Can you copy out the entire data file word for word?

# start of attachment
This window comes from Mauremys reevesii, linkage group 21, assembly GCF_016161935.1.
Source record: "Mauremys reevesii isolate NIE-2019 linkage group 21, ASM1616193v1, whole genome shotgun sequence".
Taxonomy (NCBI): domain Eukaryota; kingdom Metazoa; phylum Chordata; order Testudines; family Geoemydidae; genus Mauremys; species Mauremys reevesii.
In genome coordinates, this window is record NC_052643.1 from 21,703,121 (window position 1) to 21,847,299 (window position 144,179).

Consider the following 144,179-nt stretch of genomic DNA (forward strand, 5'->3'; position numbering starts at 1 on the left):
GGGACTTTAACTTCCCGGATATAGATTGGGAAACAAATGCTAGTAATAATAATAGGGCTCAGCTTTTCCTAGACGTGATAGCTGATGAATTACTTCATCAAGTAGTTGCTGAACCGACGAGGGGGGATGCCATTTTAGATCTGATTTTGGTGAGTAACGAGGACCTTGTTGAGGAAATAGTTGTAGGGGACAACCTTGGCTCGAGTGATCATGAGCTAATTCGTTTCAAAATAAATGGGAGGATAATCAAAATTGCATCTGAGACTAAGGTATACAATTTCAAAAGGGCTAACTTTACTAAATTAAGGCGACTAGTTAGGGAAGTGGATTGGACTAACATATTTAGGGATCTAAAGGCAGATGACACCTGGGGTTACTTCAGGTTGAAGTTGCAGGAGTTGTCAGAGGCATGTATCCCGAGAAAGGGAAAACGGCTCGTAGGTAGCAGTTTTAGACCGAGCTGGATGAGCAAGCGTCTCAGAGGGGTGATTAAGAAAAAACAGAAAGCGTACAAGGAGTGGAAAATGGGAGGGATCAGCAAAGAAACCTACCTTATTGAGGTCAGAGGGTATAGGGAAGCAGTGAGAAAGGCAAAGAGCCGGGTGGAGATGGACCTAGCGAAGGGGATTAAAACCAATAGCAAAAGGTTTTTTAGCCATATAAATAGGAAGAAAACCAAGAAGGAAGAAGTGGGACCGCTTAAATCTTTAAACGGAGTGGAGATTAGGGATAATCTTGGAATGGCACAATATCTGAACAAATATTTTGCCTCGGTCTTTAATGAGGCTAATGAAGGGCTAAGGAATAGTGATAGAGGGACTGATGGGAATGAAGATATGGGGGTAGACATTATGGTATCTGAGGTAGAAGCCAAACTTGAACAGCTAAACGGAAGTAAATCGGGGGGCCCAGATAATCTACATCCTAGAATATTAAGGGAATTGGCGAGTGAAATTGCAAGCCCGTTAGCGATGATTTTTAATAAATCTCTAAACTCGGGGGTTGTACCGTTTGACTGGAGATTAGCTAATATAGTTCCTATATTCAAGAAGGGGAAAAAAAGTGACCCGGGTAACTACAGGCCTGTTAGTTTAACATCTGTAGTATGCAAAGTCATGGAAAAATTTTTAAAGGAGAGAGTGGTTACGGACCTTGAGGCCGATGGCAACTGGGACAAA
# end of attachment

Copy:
This window comes from Mauremys reevesii, linkage group 21, assembly GCF_016161935.1.
Source record: "Mauremys reevesii isolate NIE-2019 linkage group 21, ASM1616193v1, whole genome shotgun sequence".
Taxonomy (NCBI): domain Eukaryota; kingdom Metazoa; phylum Chordata; order Testudines; family Geoemydidae; genus Mauremys; species Mauremys reevesii.
In genome coordinates, this window is record NC_052643.1 from 21,703,121 (window position 1) to 21,847,299 (window position 144,179).

Consider the following 144,179-nt stretch of genomic DNA (forward strand, 5'->3'; position numbering starts at 1 on the left):
GGGACTTTAACTTCCCGGATATAGATTGGGAAACAAATGCTAGTAATAATAATAGGGCTCAGCTTTTCCTAGACGTGATAGCTGATGAATTACTTCATCAAGTAGTTGCTGAACCGACGAGGGGGGATGCCATTTTAGATCTGATTTTGGTGAGTAACGAGGACCTTGTTGAGGAAATAGTTGTAGGGGACAACCTTGGCTCGAGTGATCATGAGCTAATTCGTTTCAAAATAAATGGGAGGATAATCAAAATTGCATCTGAGACTAAGGTATACAATTTCAAAAGGGCTAACTTTACTAAATTAAGGCGACTAGTTAGGGAAGTGGATTGGACTAACATATTTAGGGATCTAAAGGCAGATGACACCTGGGGTTACTTCAGGTTGAAGTTGCAGGAGTTGTCAGAGGCATGTATCCCGAGAAAGGGAAAACGGCTCGTAGGTAGCAGTTTTAGACCGAGCTGGATGAGCAAGCGTCTCAGAGGGGTGATTAAGAAAAAACAGAAAGCGTACAAGGAGTGGAAAATGGGAGGGATCAGCAAAGAAACCTACCTTATTGAGGTCAGAGGGTATAGGGAAGCAGTGAGAAAGGCAAAGAGCCGGGTGGAGATGGACCTAGCGAAGGGGATTAAAACCAATAGCAAAAGGTTTTTTAGCCATATAAATAGGAAGAAAACCAAGAAGGAAGAAGTGGGACCGCTTAAATCTTTAAACGGAGTGGAGATTAGGGATAATCTTGGAATGGCACAATATCTGAACAAATATTTTGCCTCGGTCTTTAATGAGGCTAATGAAGGGCTAAGGAATAGTGATAGAGGGACTGATGGGAATGAAGATATGGGGGTAGACATTATGGTATCTGAGGTAGAAGCCAAACTTGAACAGCTAAACGGAAGTAAATCGGGGGGCCCAGATAATCTACATCCTAGAATATTAAGGGAATTGGCGAGTGAAATTGCAAGCCCGTTAGCGATGATTTTTAATAAATCTCTAAACTCGGGGGTTGTACCGTTTGACTGGAGATTAGCTAATATAGTTCCTATATTCAAGAAGGGGAAAAAAAGTGACCCGGGTAACTACAGGCCTGTTAGTTTAACATCTGTAGTATGCAAAGTCATGGAAAAATTTTTAAAGGAGAGAGTGGTTACGGACCTTGAGGCCGATGGCAACTGGGACAAA